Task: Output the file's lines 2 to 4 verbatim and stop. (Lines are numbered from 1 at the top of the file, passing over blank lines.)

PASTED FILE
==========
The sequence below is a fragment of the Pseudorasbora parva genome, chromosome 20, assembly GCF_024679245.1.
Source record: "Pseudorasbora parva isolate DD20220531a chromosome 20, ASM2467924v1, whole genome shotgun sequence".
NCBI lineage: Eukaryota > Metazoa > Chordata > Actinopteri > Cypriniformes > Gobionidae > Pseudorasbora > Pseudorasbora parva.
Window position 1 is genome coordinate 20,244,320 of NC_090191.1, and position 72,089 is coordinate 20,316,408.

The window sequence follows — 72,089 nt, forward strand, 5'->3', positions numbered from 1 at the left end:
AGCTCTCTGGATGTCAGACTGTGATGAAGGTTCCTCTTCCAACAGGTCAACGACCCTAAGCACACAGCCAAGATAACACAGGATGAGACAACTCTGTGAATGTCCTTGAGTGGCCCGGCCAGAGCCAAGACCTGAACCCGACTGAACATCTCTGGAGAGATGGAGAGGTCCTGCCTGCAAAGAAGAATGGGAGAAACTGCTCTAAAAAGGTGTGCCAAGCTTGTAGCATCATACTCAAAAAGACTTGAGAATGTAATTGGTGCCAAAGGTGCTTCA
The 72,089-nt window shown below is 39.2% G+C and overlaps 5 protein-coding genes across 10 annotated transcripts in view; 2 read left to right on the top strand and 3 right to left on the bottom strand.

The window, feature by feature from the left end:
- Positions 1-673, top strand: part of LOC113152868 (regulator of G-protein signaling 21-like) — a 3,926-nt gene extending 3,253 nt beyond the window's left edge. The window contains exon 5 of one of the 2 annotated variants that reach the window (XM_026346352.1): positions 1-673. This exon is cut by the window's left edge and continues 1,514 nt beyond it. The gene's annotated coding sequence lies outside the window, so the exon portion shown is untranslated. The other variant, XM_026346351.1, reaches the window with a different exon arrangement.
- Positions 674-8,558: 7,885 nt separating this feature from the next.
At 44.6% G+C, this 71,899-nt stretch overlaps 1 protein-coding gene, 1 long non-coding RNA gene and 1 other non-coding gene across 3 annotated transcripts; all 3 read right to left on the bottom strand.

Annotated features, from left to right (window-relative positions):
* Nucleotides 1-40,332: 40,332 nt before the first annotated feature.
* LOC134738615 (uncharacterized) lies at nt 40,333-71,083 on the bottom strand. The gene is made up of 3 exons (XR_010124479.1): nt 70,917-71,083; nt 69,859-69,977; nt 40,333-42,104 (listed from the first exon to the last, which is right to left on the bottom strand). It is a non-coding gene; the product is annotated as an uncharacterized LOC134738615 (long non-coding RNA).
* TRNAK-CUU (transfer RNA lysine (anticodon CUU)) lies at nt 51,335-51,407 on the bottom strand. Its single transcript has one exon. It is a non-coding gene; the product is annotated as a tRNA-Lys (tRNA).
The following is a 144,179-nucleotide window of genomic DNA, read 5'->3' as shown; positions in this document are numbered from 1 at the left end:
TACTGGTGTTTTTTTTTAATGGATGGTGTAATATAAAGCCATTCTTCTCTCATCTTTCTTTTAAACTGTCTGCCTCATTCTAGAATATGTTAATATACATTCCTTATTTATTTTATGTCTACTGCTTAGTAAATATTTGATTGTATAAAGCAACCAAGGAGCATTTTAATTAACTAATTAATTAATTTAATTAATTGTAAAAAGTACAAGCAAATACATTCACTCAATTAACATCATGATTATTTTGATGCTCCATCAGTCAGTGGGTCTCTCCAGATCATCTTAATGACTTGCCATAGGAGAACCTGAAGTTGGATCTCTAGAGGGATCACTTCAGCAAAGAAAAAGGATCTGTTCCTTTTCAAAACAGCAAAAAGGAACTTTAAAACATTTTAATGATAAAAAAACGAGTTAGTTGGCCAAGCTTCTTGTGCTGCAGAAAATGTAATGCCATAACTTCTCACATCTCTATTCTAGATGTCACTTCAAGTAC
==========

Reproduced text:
Source record: "Pseudorasbora parva isolate DD20220531a chromosome 20, ASM2467924v1, whole genome shotgun sequence".
NCBI lineage: Eukaryota > Metazoa > Chordata > Actinopteri > Cypriniformes > Gobionidae > Pseudorasbora > Pseudorasbora parva.
Window position 1 is genome coordinate 20,244,320 of NC_090191.1, and position 72,089 is coordinate 20,316,408.